There’s another hurdle for those in favor of tolling — because I-5 and I-205 are federal freeways the state must request special permission from the federal government to implement the tolls. This fact has opened up a new debate in Washington D.C. and Congresswoman Jaime Herrera Beutler, a representative of Vancouver, is against the tolls and feels they would unfairly target Washingtonians who work in Oregon.

In a post on Facebook, Beutler stated, “It [the tolls] represents Oregon swinging the door open to place tolls at the most lucrative spots – namely on the I-5 and I-205 bridges used by working class Washington residents. Oregon knows revenue can be collected at those spots without any political recourse from southwest Washington residents who have no vote in the matter, which is why it continues to barrel ahead without presenting any kind of plan to improve the infrastructure that most southwest Washingtonians actually use. My
job is to give southwest Washington residents a say, and I’ll continue to oppose any plan that treats them unfairly and also undermines our region’s number one infrastructure priority — an improved I-5 bridge that can transport more cars and freight more efficiently across the river.”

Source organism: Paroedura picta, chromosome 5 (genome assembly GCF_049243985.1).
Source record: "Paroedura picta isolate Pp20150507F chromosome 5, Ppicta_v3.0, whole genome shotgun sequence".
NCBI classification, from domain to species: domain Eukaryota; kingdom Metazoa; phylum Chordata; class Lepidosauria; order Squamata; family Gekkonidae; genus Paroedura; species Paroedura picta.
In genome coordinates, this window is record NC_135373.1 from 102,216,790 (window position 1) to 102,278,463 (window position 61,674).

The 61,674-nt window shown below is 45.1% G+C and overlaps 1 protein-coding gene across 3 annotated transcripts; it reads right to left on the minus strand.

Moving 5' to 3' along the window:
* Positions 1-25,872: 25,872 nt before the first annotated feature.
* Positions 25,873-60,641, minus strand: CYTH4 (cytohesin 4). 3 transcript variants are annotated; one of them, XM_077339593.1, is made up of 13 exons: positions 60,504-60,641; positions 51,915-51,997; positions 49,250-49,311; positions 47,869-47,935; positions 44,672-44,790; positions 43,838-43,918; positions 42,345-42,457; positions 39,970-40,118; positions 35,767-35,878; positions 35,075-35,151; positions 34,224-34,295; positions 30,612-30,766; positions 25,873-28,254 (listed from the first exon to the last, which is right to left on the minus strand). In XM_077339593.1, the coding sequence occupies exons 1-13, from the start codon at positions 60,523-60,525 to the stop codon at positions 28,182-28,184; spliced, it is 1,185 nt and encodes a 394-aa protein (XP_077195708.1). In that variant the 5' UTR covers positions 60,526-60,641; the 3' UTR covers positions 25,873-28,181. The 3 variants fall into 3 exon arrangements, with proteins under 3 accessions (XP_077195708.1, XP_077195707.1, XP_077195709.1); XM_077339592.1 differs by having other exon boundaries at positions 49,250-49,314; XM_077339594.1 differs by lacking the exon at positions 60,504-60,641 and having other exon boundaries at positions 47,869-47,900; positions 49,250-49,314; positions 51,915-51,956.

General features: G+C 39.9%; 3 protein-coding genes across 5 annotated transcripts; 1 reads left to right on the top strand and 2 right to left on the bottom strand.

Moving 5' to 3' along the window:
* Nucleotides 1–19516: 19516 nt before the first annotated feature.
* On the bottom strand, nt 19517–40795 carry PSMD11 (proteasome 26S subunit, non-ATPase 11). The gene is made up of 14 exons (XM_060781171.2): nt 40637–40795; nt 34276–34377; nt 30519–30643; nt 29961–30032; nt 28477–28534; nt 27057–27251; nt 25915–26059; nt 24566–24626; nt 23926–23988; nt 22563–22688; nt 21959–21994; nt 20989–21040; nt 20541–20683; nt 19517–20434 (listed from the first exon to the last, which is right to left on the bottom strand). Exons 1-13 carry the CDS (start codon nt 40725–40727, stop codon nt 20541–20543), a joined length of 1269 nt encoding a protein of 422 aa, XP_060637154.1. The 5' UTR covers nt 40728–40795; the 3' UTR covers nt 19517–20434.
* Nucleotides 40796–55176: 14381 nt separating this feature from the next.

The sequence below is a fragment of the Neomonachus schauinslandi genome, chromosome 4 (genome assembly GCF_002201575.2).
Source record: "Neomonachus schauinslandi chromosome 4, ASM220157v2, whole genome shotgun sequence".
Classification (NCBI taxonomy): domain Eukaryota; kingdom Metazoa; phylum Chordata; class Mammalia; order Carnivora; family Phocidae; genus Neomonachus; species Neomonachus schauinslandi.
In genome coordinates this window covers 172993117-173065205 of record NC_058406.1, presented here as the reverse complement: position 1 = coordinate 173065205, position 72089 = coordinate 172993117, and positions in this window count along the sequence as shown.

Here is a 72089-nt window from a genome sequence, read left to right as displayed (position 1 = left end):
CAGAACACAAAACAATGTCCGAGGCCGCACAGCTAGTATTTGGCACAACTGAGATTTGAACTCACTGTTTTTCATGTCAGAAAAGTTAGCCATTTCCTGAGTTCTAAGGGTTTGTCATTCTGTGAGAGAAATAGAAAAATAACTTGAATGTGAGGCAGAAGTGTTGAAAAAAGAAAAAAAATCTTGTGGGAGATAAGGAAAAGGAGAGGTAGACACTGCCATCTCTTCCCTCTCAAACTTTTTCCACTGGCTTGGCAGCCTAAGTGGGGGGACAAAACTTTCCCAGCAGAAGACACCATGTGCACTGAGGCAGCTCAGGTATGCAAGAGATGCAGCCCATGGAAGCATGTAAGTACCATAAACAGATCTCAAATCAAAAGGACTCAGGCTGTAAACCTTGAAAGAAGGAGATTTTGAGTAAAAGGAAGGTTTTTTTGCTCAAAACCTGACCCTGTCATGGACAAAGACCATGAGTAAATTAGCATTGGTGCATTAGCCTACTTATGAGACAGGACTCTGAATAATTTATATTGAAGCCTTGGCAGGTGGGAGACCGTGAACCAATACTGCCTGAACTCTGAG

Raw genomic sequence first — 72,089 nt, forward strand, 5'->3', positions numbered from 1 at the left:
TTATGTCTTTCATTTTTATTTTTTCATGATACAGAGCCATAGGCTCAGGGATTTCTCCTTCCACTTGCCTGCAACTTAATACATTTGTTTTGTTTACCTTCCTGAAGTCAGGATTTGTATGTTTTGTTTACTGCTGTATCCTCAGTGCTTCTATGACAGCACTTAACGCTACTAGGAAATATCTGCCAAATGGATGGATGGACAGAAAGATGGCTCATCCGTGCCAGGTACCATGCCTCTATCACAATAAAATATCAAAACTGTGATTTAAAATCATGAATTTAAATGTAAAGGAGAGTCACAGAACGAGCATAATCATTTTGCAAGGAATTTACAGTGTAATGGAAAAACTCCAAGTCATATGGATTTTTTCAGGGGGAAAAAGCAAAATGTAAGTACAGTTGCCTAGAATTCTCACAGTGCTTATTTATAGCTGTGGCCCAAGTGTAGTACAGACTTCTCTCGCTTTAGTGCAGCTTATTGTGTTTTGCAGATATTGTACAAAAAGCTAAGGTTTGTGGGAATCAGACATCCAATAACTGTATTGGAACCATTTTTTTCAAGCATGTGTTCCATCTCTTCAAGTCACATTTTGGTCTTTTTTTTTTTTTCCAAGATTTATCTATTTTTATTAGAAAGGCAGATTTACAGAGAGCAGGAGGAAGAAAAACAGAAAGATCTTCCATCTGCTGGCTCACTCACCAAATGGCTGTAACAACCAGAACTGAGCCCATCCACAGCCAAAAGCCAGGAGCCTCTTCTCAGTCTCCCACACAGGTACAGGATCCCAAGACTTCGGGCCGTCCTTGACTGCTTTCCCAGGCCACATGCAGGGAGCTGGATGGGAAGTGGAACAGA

Don Hamilton, spokesman for the Oregon Department of Transportation, says that they are exploring mitigation efforts by way of rebates and exemptions for low income drivers as well as coupons for mass transit options.

“It’s a mistake to say this is a done deal,” Hamilton says. “We are in a long period of study. It’s going to look at what types of steps can we take to ease the potential impact on the economically depressed communities. It’s going to look at what type of steps are needed to inhibit any further diversion [of traffic onto city streets]. There’s already a lot of travel on Interstate Avenue from people that are diverting
off I-5. Would there be further diversion once tolling goes in? What are the techniques that we can use there? There may be a lot of diversion onto mass transit when the tolls take place, so those are the three mitigation questions that we’re looking at.”

Hamilton says that the project is still in its exploratory phase, and that it wouldn’t be implemented for several more years. “We don’t know what lanes, how much it’s going to be, what time of day it’s going to be, those decisions have not been made yet.”

According to information from the state of Oregon, revenue to ODOT has increased by 50 percent since 2009 and forecasts continue to show an upward trend. Hamilton stressed that “The revenue from the tolls would be earmarked specifically for improvements in the corridor where they’re being made. It’s because those costs are enormous, we have an awful lot of catching up to do on work that hasn’t been done over the years.”

Hamilton says ODOT has done and will continue to do outreach with the public to take citizens’ comments into consideration.